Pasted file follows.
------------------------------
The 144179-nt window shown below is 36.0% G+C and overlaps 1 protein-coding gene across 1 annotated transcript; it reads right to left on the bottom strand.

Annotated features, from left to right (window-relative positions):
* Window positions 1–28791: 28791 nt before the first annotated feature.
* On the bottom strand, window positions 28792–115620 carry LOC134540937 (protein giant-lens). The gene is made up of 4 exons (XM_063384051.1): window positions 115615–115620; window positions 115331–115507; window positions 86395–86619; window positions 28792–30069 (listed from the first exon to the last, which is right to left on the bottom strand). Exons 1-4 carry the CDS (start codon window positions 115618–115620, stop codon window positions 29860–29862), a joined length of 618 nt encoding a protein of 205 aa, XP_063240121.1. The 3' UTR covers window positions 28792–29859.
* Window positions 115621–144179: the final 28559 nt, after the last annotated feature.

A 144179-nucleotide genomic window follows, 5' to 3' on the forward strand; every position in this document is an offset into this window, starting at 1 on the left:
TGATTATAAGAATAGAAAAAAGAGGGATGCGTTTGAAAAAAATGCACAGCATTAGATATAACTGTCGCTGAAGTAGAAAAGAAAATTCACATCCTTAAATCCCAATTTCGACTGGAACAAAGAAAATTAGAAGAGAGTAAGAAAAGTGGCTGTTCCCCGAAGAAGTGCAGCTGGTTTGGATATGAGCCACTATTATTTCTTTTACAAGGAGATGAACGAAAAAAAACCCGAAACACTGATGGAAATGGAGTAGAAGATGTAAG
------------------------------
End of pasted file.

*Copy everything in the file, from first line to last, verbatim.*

The 144179-nt window shown below is 36.0% G+C and overlaps 1 protein-coding gene across 1 annotated transcript; it reads right to left on the bottom strand.

Annotated features, from left to right (window-relative positions):
* Window positions 1–28791: 28791 nt before the first annotated feature.
* On the bottom strand, window positions 28792–115620 carry LOC134540937 (protein giant-lens). The gene is made up of 4 exons (XM_063384051.1): window positions 115615–115620; window positions 115331–115507; window positions 86395–86619; window positions 28792–30069 (listed from the first exon to the last, which is right to left on the bottom strand). Exons 1-4 carry the CDS (start codon window positions 115618–115620, stop codon window positions 29860–29862), a joined length of 618 nt encoding a protein of 205 aa, XP_063240121.1. The 3' UTR covers window positions 28792–29859.
* Window positions 115621–144179: the final 28559 nt, after the last annotated feature.

A 144179-nucleotide genomic window follows, 5' to 3' on the forward strand; every position in this document is an offset into this window, starting at 1 on the left:
TGATTATAAGAATAGAAAAAAGAGGGATGCGTTTGAAAAAAATGCACAGCATTAGATATAACTGTCGCTGAAGTAGAAAAGAAAATTCACATCCTTAAATCCCAATTTCGACTGGAACAAAGAAAATTAGAAGAGAGTAAGAAAAGTGGCTGTTCCCCGAAGAAGTGCAGCTGGTTTGGATATGAGCCACTATTATTTCTTTTACAAGGAGATGAACGAAAAAAAACCCGAAACACTGATGGAAATGGAGTAGAAGATGTAAG